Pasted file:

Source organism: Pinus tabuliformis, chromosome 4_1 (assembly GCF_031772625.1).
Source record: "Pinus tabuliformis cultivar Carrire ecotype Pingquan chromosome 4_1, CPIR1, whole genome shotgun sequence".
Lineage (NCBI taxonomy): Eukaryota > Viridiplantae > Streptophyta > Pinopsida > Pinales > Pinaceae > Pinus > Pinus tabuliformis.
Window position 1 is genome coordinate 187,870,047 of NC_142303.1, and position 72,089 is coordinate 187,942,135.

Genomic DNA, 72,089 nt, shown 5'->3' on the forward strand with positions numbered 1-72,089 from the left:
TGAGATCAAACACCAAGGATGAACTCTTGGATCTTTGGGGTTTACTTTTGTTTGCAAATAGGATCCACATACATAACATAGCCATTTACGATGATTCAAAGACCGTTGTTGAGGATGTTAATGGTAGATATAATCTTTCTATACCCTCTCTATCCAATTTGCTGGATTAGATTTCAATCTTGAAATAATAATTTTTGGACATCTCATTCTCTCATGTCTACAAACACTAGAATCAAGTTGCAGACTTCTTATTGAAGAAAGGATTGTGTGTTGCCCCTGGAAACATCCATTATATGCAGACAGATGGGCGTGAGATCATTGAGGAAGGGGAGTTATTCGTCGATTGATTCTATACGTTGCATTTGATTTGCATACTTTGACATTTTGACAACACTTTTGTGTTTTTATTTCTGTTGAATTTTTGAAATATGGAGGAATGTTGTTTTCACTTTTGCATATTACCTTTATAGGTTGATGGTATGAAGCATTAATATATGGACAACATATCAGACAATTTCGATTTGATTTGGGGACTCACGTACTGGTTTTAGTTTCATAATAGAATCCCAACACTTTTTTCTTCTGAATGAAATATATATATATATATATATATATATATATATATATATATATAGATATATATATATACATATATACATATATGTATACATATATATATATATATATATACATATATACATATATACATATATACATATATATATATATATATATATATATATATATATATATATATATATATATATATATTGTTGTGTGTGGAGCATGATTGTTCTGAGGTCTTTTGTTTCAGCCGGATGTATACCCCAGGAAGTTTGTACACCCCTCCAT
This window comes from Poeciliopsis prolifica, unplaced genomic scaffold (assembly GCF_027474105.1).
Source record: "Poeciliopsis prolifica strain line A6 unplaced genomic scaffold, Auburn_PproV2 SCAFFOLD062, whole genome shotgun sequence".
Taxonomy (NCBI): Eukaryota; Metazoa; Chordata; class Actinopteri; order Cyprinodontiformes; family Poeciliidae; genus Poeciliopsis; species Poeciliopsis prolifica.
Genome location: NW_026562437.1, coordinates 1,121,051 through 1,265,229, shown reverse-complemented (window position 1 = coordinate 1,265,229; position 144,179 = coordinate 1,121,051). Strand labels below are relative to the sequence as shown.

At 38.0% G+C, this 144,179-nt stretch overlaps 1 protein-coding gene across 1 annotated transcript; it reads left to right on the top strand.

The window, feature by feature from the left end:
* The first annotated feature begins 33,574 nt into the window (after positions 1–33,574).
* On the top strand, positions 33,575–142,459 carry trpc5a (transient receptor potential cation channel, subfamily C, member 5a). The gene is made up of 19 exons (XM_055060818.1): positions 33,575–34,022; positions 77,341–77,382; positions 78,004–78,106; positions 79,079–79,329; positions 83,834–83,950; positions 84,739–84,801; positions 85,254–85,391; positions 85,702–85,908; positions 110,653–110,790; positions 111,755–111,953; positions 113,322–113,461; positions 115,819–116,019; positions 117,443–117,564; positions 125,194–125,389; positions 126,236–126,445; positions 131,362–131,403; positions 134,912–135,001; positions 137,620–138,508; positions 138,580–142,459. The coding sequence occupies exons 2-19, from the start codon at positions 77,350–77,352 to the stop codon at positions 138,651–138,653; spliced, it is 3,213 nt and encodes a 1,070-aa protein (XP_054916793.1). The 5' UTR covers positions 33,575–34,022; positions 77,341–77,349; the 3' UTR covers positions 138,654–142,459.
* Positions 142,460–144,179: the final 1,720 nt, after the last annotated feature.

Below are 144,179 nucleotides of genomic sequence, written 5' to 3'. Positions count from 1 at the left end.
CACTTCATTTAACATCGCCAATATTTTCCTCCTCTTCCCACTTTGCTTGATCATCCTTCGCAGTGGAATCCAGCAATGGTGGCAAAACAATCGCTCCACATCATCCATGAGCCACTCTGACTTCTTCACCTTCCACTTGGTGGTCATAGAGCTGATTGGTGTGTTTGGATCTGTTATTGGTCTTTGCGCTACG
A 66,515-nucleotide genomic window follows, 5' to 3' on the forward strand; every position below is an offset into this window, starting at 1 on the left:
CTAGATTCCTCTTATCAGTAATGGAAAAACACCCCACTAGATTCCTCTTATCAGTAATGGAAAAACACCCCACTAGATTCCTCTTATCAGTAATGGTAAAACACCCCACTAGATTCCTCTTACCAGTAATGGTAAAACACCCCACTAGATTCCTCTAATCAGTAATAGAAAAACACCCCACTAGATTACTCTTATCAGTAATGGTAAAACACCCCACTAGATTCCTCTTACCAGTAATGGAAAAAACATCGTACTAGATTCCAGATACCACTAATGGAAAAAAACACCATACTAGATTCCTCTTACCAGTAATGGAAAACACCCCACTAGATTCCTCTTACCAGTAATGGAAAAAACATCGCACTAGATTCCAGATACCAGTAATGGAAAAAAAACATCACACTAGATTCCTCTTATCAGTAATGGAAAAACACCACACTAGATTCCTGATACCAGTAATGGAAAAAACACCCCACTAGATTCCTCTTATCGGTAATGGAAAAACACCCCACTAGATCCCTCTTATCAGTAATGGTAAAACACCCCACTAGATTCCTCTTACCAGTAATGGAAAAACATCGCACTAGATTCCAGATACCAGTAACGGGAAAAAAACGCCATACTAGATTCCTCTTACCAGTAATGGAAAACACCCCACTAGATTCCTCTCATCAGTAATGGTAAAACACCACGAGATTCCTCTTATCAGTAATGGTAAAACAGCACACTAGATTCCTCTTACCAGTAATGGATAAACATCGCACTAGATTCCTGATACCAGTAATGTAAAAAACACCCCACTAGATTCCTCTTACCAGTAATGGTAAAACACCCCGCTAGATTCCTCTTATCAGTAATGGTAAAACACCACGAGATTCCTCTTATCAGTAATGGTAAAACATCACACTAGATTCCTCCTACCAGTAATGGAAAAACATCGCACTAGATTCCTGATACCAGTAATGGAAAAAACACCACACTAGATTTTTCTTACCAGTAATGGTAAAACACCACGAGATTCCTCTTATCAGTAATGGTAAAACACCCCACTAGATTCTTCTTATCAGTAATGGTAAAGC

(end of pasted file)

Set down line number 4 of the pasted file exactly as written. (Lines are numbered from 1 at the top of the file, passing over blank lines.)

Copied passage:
Window position 1 is genome coordinate 187,870,047 of NC_142303.1, and position 72,089 is coordinate 187,942,135.